The information receptacle of some embodiments comprises a pocket and the at least one opening comprises a slot providing access to the pocket. In certain configurations, the information receptacle comprises an at least partially elastic material such that the promotional item is secured to the container by force exerted on the promotional item by the securing portion, the force substantially normal to and in the direction of the outer surface. For example, the information receptacle comprises a strip secured to the outer surface on either end of the strip. The information receptacle comprises transparent material in some embodiments. The promotional item can comprise a business card, for example.
Embodiments of a single-use beverage container assembly are described herein which include a beverage container having an inner surface defining a chamber capable of receiving a liquid, an opening configured to provide access to the chamber, an outer surface comprising a receiving cavity and an informational attachment including promotional information. In certain embodiments, the receiving cavity is configured to receive the informational attachment such that the informational attachment can be stowed in the receiving cavity. The beverage container assembly can be configured to permit the informational attachment to be at least partially removed from the receiving cavity such that the informational attachment can be separated from the beverage container.
The receiving cavity of some embodiments is defined by a pocket including an opening for providing access to the pocket. The receiving cavity can be defined by an at least partially elastic material such that the informational attachment is secured to the container by force exerted on the informational attachment by the elastic material, the force substantially normal to the outer surface. The informational attachment can comprise a business card, for example.
In certain configurations, the receiving cavity is defined by a recessed portion of the outer surface bordered by a raised portion of the outer surface, the recessed portion recessed from the raised portion by a first depth.
The outer surface of certain embodiments comprises at least one substantially flat panel which includes at least a part of the raised portion and at least a part of the recessed portion, the at least a part of the recessed portion defining a recessed plane bordered by the at least a part of the raised portion.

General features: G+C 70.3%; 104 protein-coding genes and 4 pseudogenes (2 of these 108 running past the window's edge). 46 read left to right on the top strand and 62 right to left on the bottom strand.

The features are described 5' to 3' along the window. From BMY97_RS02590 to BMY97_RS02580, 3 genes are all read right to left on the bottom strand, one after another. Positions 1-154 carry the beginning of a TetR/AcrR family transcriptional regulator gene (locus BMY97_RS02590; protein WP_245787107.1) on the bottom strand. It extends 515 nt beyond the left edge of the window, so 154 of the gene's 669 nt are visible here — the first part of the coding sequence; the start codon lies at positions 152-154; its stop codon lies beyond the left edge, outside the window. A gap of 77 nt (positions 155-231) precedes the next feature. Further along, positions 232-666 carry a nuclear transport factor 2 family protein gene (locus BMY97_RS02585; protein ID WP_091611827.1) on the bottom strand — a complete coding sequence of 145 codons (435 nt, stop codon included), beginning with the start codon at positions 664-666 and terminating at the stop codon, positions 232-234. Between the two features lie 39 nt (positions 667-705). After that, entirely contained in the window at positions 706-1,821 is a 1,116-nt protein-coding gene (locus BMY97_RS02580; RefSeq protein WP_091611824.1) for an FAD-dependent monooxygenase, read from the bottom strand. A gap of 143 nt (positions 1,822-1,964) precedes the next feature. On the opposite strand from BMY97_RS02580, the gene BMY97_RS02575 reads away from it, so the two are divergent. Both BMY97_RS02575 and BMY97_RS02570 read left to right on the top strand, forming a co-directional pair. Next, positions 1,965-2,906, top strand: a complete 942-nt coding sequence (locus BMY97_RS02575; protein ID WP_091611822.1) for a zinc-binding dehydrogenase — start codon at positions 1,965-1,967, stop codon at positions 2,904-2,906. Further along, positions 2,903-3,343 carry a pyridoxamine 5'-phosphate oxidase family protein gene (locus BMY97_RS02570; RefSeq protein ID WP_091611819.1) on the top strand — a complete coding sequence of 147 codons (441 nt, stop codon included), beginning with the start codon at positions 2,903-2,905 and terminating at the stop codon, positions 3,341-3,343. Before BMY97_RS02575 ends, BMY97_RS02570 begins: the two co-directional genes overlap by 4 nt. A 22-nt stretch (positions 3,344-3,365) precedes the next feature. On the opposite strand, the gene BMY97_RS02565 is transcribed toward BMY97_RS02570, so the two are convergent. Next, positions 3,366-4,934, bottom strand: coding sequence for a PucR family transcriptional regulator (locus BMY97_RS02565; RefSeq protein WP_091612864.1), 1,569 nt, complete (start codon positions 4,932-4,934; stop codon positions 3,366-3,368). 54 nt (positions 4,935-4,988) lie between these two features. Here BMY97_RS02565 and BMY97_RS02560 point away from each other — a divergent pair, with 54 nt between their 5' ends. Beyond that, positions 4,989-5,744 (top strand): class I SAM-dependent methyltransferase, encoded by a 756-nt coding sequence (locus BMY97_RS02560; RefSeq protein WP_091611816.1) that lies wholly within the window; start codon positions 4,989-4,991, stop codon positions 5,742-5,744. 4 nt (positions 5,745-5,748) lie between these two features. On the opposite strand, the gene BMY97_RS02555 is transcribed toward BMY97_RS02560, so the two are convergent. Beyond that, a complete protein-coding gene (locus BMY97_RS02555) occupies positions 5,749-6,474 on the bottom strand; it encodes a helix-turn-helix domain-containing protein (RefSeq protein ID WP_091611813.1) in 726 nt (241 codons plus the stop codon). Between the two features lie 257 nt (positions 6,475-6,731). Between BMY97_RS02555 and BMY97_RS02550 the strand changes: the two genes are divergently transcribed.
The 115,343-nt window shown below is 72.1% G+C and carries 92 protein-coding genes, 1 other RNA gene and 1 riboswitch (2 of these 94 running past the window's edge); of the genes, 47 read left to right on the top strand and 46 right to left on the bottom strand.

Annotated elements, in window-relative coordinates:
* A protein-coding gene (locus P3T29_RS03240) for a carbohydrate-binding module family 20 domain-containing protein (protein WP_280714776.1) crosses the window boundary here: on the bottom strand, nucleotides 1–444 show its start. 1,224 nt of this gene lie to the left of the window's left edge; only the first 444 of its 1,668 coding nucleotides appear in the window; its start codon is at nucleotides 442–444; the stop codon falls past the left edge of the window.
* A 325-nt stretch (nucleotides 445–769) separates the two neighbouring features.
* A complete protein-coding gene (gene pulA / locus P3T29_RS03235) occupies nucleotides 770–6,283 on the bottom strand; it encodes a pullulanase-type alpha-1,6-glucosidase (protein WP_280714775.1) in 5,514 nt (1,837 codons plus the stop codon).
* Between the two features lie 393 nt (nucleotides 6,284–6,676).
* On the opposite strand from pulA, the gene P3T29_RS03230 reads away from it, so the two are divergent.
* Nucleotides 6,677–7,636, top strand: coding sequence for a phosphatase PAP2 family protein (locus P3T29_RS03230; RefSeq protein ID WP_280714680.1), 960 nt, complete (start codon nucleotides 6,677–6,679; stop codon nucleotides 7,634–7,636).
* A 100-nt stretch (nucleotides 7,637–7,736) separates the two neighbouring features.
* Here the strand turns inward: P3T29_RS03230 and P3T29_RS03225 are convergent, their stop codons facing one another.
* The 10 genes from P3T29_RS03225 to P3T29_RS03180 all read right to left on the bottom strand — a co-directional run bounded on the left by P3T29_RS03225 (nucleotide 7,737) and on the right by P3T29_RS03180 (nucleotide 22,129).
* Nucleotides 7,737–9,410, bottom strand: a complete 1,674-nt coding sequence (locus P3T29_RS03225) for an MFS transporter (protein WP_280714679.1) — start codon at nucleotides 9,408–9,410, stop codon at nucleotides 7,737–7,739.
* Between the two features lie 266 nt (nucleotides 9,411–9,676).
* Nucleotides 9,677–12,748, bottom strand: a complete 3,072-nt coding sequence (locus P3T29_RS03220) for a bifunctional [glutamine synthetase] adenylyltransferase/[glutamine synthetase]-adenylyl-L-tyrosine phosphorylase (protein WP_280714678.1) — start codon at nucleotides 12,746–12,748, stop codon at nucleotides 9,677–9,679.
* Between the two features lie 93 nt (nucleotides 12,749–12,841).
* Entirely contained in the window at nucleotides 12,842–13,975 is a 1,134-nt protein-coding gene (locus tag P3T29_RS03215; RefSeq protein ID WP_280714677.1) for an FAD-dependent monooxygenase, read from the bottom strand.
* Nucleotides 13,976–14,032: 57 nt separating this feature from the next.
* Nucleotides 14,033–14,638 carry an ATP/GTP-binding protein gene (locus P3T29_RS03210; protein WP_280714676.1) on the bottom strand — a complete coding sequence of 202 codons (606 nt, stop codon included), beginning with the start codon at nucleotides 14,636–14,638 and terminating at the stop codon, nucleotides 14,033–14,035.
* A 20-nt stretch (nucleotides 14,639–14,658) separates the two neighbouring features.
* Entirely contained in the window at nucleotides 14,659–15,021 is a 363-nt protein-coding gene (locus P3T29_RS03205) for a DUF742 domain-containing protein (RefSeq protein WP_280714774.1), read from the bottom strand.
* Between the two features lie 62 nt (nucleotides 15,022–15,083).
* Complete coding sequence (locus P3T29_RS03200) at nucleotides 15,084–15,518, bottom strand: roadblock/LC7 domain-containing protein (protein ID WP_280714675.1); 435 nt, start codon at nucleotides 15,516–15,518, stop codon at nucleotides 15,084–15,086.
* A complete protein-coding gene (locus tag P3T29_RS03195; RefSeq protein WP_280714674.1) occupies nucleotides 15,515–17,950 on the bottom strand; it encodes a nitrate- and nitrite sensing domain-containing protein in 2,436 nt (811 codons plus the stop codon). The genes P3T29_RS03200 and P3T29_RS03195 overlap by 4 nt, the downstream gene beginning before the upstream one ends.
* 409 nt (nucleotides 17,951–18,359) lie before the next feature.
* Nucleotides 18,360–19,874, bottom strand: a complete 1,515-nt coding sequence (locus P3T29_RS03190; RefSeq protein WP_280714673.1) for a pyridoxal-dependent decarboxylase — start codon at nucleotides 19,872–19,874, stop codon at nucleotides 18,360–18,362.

In some embodiments, the informational attachment has a first thickness in the secured state that is not substantially greater than the first depth such that the informational attachment does not extend substantially beyond the raised portion when in the secured state. The first depth is in the range of about 0.25 mm to about 3 mm, for example.
In certain embodiments, a method of securing an informational attachment to a single-use beverage container is provided. The method includes providing a container comprising a chamber defining a volume, the chamber comprising an outer surface and an opening configured to provide access to the chamber. The method also includes securing an informational attachment to the outer surface in a secured state, the informational attachment movable from the secured state in which the information attachment is substantially secured to the outer surface to a released state in which at least a portion of the informational attachment is separated from the outer surface.
In some embodiments, the outer surface includes a raised portion and a recessed portion, the recessed portion recessed from the raised portion by a first depth and the securing further comprises disposing the informational attachment substantially within the recessed portion such that the informational attachment is either substantially flush with respect to the raised portion or recessed with respect to the raised portion when in the secured state. In some embodiments, the moving includes moving the informational attachment from the secured state to the released state. The informational attachment comprises a plurality of leafs in some embodiments and the securing further comprises folding the plurality of leafs. In some embodiments, the method further includes detaching at least a portion of the informational attachment from the remaining portion of the informational attachment.
Aspects of the present disclosure include labeling elements that can be attached to a container. The labeling elements can enhance the container's effectiveness for conveying information to users e.g., for marketing, promotions, and any other type of information transfer.
In one embodiment, a bottle can be used to generate interest in an object for promotional purposes. The bottle can include a label that markets or promotes a product or service. Beyond promoting the particular product to which the label and other aspects of package arrangement relate, the label can constitute a unique device for promoting goods, services, ideas, or other information that may be important, regardless of the object to which it is attached. The orientation of the labels relative to the bottle can further enhance the bottle's effectiveness at conveying information.